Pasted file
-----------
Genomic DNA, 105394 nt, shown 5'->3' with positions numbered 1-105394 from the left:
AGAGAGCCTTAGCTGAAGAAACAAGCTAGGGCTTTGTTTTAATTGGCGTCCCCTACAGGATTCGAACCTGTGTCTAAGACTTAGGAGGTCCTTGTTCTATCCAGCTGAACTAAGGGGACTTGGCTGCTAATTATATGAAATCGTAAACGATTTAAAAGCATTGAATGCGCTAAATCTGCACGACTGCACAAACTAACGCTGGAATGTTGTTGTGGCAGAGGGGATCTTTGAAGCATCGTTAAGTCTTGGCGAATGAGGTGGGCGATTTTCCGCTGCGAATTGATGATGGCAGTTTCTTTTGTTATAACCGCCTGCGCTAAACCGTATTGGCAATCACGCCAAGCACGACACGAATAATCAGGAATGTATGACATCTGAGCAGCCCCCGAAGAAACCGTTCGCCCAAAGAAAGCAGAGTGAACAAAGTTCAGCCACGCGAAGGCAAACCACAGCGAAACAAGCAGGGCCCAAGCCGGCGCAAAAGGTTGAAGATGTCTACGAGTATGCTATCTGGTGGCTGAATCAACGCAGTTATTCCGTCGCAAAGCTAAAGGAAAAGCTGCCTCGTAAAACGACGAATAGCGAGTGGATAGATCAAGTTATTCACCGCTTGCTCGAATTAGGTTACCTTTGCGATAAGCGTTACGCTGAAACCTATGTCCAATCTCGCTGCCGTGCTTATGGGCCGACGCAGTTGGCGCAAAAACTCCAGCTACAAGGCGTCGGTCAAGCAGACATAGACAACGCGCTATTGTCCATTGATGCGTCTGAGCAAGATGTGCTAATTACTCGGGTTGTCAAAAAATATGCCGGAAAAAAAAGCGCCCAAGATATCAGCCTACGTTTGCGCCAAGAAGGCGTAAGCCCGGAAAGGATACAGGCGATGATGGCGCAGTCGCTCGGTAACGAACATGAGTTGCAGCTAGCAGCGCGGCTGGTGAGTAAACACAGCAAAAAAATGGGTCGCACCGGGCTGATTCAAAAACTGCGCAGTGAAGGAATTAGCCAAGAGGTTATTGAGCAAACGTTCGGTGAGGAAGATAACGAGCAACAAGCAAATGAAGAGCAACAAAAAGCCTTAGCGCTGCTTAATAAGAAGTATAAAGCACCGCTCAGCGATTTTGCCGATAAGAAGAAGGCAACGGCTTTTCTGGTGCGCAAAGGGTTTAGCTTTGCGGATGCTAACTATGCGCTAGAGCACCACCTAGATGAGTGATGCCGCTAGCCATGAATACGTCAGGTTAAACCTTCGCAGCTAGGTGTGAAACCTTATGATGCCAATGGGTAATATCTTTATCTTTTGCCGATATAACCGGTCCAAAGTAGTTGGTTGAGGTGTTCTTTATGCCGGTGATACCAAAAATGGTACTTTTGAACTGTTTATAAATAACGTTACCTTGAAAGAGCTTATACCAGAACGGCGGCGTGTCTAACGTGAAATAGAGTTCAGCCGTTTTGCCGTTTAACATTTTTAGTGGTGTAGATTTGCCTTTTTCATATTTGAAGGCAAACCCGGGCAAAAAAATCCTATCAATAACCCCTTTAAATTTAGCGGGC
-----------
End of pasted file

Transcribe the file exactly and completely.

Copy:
Genomic DNA, 105394 nt, shown 5'->3' with positions numbered 1-105394 from the left:
AGAGAGCCTTAGCTGAAGAAACAAGCTAGGGCTTTGTTTTAATTGGCGTCCCCTACAGGATTCGAACCTGTGTCTAAGACTTAGGAGGTCCTTGTTCTATCCAGCTGAACTAAGGGGACTTGGCTGCTAATTATATGAAATCGTAAACGATTTAAAAGCATTGAATGCGCTAAATCTGCACGACTGCACAAACTAACGCTGGAATGTTGTTGTGGCAGAGGGGATCTTTGAAGCATCGTTAAGTCTTGGCGAATGAGGTGGGCGATTTTCCGCTGCGAATTGATGATGGCAGTTTCTTTTGTTATAACCGCCTGCGCTAAACCGTATTGGCAATCACGCCAAGCACGACACGAATAATCAGGAATGTATGACATCTGAGCAGCCCCCGAAGAAACCGTTCGCCCAAAGAAAGCAGAGTGAACAAAGTTCAGCCACGCGAAGGCAAACCACAGCGAAACAAGCAGGGCCCAAGCCGGCGCAAAAGGTTGAAGATGTCTACGAGTATGCTATCTGGTGGCTGAATCAACGCAGTTATTCCGTCGCAAAGCTAAAGGAAAAGCTGCCTCGTAAAACGACGAATAGCGAGTGGATAGATCAAGTTATTCACCGCTTGCTCGAATTAGGTTACCTTTGCGATAAGCGTTACGCTGAAACCTATGTCCAATCTCGCTGCCGTGCTTATGGGCCGACGCAGTTGGCGCAAAAACTCCAGCTACAAGGCGTCGGTCAAGCAGACATAGACAACGCGCTATTGTCCATTGATGCGTCTGAGCAAGATGTGCTAATTACTCGGGTTGTCAAAAAATATGCCGGAAAAAAAAGCGCCCAAGATATCAGCCTACGTTTGCGCCAAGAAGGCGTAAGCCCGGAAAGGATACAGGCGATGATGGCGCAGTCGCTCGGTAACGAACATGAGTTGCAGCTAGCAGCGCGGCTGGTGAGTAAACACAGCAAAAAAATGGGTCGCACCGGGCTGATTCAAAAACTGCGCAGTGAAGGAATTAGCCAAGAGGTTATTGAGCAAACGTTCGGTGAGGAAGATAACGAGCAACAAGCAAATGAAGAGCAACAAAAAGCCTTAGCGCTGCTTAATAAGAAGTATAAAGCACCGCTCAGCGATTTTGCCGATAAGAAGAAGGCAACGGCTTTTCTGGTGCGCAAAGGGTTTAGCTTTGCGGATGCTAACTATGCGCTAGAGCACCACCTAGATGAGTGATGCCGCTAGCCATGAATACGTCAGGTTAAACCTTCGCAGCTAGGTGTGAAACCTTATGATGCCAATGGGTAATATCTTTATCTTTTGCCGATATAACCGGTCCAAAGTAGTTGGTTGAGGTGTTCTTTATGCCGGTGATACCAAAAATGGTACTTTTGAACTGTTTATAAATAACGTTACCTTGAAAGAGCTTATACCAGAACGGCGGCGTGTCTAACGTGAAATAGAGTTCAGCCGTTTTGCCGTTTAACATTTTTAGTGGTGTAGATTTGCCTTTTTCATATTTGAAGGCAAACCCGGGCAAAAAAATCCTATCAATAACCCCTTTAAATTTAGCGGGC